WASHINGTON-From a huge January victory in frosty Boston, Republican Party leaders jetted to the tropical climes of Honolulu to debate strategies for upcoming campaigns.
The Republican National Committee's winter meeting, which began Wednesday, revealed that most state chairs oppose a conservative litmus test for candidates-perhaps a result of the recent success of Republican moderates like Scott Brown in Massachusetts and Chris Christie in New Jersey. One so-called "purity resolution," however, will be formally discussed at the 168-member assembly on Friday.
The resolution would deny party money to candidates who didn't agree with at least eight of 10 conservative principles. RNC Chairman Michael Steele opposes the resolution because he thinks state-level officials should have freedom to pick candidates.
"Litmus tests don't work," he told reporters Wednesday. "They don't build parties; they don't build relationships; they can be divisive. Ronald Reagan would be ashamed if the party moved in that direction."
The 10 principles include basic conservative staples like smaller government and lower taxes as well as gun rights. The manifesto opposes government-run healthcare, amnesty for illegal immigrants, the stimulus, the cap-and-trade bill, and the card check bill. On social issues, it opposes government funding for abortion and supports the Defense of Marriage Act.
Despite a streak of election victories in New Jersey, Virginia, and Massachusetts, the party has internal battles to resolve. Steele invites controversy almost every time he speaks-saying recently that Republicans can't win the House majority back this year, and then telling his Republican critics, "If you don't want me on the job, fire me. But until then, shut up." Some party officials have grumbled about his promotional efforts for his new book, Right Now: A 12-Step Program for Defeating the Obama Agenda. More broadly, despite opposition to the "purity resolution," debates continue about which issues are central to the Republican platform.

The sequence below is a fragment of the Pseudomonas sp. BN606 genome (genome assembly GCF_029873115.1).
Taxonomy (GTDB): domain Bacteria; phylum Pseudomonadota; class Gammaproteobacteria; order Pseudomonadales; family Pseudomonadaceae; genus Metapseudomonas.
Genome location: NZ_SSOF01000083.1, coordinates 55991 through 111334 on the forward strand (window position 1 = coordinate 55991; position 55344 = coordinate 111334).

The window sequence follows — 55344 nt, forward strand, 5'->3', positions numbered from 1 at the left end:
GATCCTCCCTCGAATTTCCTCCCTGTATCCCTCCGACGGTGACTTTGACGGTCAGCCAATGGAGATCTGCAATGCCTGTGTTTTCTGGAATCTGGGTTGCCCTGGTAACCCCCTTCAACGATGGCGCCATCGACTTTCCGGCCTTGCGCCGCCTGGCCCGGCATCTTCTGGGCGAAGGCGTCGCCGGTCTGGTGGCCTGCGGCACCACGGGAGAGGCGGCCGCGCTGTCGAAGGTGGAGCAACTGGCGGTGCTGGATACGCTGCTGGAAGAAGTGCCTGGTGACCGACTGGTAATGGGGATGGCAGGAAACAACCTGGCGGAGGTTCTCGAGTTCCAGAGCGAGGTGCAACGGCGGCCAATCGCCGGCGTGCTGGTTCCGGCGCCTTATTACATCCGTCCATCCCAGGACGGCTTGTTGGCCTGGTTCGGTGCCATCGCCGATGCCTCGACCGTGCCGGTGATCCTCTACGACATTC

When Steele was first elected chairman almost a year ago, he said he wanted to build a "big tent" party. And even though he is a devout Catholic, he said he wanted to reach out to pro-abortion candidates.
"It's not about me," Steele told the Associated Press. "It should never be about me as chairman. It should be about the party . . . and what the party is doing on behalf of our elected officials and our activists."
The RNC raised $80 million last year, but has only $8 million left after a series of elections. Brown, individually, raised a stunning $13 million in the last 10 days of his campaign, mostly through the internet-signaling perhaps that GOP candidates have caught up with Democrats in using the web successfully for campaigns. Republicans won 26 of 37 special elections last year.